New exhibit hopes to raise awareness about sharks
By CAROLYN LUCAS-ZENK
Stephens Media Hawaii
The Atlantic bottlenose dolphins aren’t the only crowd-pleasers at Dolphin Quest. During the past six months, they have been sharing the spotlight with their new eye-catching neighbors.
Two blacktip reef sharks were relocated this summer from West Hawaii Explorations Academy to their new digs — an ocean-fed lagoon, with multiple species, at the Hilton Waikoloa Village. Distinguished by the dark black coloring on the tips of their fins, these sharks are male, 4.5 feet long and 5 years old, said Erik Nash, Dolphin Quest aquarist.
The sharks were named Kainoa and Nahoa. Kainoa has a small white dot on his left pectoral fin and Nahoa is a bit bigger, Nash said.
One of main reasons Dolphin Quest added the sharks to its marine animal family is to educate the public about the importance of these predators in the environment. Sharks are in need of an image upgrade, especially with all the myths and assumptions generated by the media and movies such as “Jaws.”
Dolphin Quest is passionate about helping to demystify sharks, create connections, and replace fears with facts, Nash said.
Not all sharks are apex predators. In fact, blacktip sharks are hunted and preyed upon by larger sharks. Sharks help keep their prey populations healthy by eating sick and dying members. This prevents the spread of disease to other animals and keeps the ocean’s intricate food webs in balance, Nash said.
The International Union for Conservation of Nature categorizes more than half of global shark species as threatened, vulnerable or endangered to extinction. Nearly 80 to 100 million sharks are killed yearly by fisheries. Sharks are usually fished for their meat, liver oil, cartilage and fins. Their fins, typically hacked off from live sharks, are used in the Asian delicacy shark fin soup. The blacktip is one of the sharks considered a tasty target, Nash said.
The sharks at Dolphin Quest act as “ambassadors for their wild counterparts,” helping educate the public about the importance of this species and their plight. Hopefully, that awareness results in greater respect for sharks and conservation action, including not eating shark fin soup, Nash said.
“The idea is to promote better stewardship of sharks and their habitats,” he said.
In the future, Dolphin Quest would like to offer shark interactions. However, the company’s current priority is making sure the sharks are happy and healthy in their new home, as well as continue to thrive on exhibit, said Mark DiMartino, regional sales and marketing manager.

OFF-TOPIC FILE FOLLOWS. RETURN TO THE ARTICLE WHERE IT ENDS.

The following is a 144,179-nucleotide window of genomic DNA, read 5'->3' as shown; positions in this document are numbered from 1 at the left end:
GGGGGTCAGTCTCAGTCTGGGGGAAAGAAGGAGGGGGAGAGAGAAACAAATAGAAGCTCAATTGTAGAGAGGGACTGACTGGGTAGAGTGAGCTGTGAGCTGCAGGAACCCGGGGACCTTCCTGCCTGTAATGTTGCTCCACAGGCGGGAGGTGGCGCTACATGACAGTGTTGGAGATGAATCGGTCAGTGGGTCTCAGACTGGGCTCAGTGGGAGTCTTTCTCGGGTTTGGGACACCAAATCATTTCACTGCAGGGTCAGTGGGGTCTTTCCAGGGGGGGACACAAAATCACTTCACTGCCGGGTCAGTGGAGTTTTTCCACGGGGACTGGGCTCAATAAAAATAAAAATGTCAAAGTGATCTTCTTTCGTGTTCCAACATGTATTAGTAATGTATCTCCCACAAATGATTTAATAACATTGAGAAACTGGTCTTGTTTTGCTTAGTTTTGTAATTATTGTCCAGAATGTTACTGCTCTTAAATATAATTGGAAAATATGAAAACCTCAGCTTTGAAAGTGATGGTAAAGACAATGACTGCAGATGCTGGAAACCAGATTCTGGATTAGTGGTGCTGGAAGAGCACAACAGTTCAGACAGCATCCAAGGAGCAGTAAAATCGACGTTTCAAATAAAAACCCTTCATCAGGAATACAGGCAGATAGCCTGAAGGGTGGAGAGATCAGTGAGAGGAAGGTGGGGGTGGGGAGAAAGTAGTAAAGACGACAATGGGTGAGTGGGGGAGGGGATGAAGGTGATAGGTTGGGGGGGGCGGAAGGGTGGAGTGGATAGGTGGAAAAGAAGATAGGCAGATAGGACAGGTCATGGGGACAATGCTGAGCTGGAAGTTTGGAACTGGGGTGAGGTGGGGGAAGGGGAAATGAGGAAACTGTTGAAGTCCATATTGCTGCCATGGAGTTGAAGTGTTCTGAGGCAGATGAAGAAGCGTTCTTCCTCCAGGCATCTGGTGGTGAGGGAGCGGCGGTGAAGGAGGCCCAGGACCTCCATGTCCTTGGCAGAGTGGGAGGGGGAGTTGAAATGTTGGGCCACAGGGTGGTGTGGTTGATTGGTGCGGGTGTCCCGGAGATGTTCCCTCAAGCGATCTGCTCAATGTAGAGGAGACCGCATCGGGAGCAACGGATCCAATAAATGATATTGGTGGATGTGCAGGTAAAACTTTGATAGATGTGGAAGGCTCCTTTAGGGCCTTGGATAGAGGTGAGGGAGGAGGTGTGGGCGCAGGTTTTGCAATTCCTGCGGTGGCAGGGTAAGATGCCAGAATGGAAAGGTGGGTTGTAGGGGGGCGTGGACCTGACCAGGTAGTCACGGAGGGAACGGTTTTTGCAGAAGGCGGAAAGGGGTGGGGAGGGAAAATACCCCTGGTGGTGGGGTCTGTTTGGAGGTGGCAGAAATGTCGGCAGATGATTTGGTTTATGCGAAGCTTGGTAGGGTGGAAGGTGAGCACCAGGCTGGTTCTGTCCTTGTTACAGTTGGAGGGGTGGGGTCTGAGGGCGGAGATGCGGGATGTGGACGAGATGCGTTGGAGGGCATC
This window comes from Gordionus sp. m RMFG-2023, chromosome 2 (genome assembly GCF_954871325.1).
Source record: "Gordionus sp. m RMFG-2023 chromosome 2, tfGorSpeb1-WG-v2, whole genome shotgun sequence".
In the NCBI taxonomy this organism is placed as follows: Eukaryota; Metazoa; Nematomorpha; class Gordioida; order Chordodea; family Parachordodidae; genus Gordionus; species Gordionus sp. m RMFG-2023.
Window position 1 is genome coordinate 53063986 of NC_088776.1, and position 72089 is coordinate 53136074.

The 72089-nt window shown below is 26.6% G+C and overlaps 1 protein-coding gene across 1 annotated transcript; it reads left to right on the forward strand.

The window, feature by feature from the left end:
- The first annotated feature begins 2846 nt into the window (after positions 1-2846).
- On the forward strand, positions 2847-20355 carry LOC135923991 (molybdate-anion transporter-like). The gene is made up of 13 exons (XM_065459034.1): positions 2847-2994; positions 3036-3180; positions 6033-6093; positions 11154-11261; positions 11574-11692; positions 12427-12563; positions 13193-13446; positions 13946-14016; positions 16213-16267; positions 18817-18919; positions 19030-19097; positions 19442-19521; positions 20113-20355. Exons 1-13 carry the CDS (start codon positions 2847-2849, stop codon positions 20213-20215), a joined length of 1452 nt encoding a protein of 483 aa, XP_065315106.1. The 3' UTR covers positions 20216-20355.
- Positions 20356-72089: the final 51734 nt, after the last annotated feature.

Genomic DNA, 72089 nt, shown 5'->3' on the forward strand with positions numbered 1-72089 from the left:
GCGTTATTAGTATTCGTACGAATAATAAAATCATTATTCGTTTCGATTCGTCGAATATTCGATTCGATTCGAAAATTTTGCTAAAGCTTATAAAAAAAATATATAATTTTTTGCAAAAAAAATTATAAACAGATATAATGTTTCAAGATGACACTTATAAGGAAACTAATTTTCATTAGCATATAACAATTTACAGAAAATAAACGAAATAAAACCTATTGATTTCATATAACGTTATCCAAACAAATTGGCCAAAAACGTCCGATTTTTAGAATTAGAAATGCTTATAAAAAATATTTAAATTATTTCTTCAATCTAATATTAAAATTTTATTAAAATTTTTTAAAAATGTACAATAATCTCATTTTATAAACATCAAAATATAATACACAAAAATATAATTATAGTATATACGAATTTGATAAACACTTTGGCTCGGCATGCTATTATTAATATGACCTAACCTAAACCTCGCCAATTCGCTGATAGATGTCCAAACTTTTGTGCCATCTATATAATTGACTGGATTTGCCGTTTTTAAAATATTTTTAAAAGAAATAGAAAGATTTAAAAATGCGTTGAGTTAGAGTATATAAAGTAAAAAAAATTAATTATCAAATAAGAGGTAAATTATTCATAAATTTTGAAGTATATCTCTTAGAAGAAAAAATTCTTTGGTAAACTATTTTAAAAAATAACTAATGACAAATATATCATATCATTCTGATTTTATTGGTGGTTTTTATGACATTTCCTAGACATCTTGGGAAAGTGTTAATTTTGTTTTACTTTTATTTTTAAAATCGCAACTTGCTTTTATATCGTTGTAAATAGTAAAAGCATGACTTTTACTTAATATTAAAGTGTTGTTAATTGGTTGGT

WHEA got the sharks, which were pups at the time, offshore Kaneohe Bay, Oahu. The sharks were kept in a 14,000-gallon lagoon and used for the Aloha Kai Tour Project, a peer education outreach program that’s hosted more than 26,500 students since its inception in 1994, said WHEA co-director Curtis Muraoka.
During the Aloha Kai tours, WHEA students act as docents, sharing information about their school and presenting mini environmental science lessons to children, he said.
When two blacktips became too big for WHEA’s lagoon, the school began looking for another home for the sharks. Releasing them into the ocean was not an option because they have spent most of their lives in creativity and may not have the skills to survive, Muraoka said.
Relocating the sharks to Dolphin Quest was “a win-win situation.” Though it has been nearly 40 years since “Jaws,” the fear of sharks still exists, as well as the impression of sharks as terrifying mindless eating machines. But the truth is, sharks are magnificent animals and are part of an exciting group of fishes, Muraoka said.
Having the sharks at Dolphin Quest allows for more educational opportunities to take place, Muraoka said. WHEA still has two sharks in its lagoon: one blacktip and one whitetip, he added.
The sharks have more space at in the Dolphin Quest lagoon, which is more conducive for their needs and resembles the natural environment, DiMartino said. The area is also adequate enough for the sharks to reach cruising speed and to accommodate their maximum length of about 6 feet, Nash added.
As many as three times per day, an eight-member Dolphin Quest team makes assessments of the sharks and works to train them. The sharks are fed restaurant-quality fish, squid and shrimp, Nash said.
“Following the transport and after two days of not eating, the sharks are doing well,” he said. “They’re healthy and there’s been no major problems.”
For more information, visit dolphinquest.com.
Email Carolyn Lucas-Zenk at email@example.com.
Rules for posting comments
Comments posted below are from readers. In no way do they represent the view of Oahu Publishing Inc. or this newspaper. This is a public forum.
Comments may be monitored for inappropriate content but the newspaper is under no obligation to do so. Comment posters are solely responsible under the Communications Decency Act for comments posted on this Web site. Oahu Publishing Inc. is not liable for messages from third parties.
IP and email addresses of persons who post are not treated as confidential records and will be disclosed in response to valid legal process.
Do not post:
- Potentially libelous statements or damaging innuendo.
- Obscene, explicit, or racist language.
- Copyrighted materials of any sort without the express permission of the copyright holder.
- Personal attacks, insults or threats.
- The use of another person's real name to disguise your identity.
- Comments unrelated to the story.
If you believe that a commenter has not followed these guidelines, please click the FLAG icon below the comment.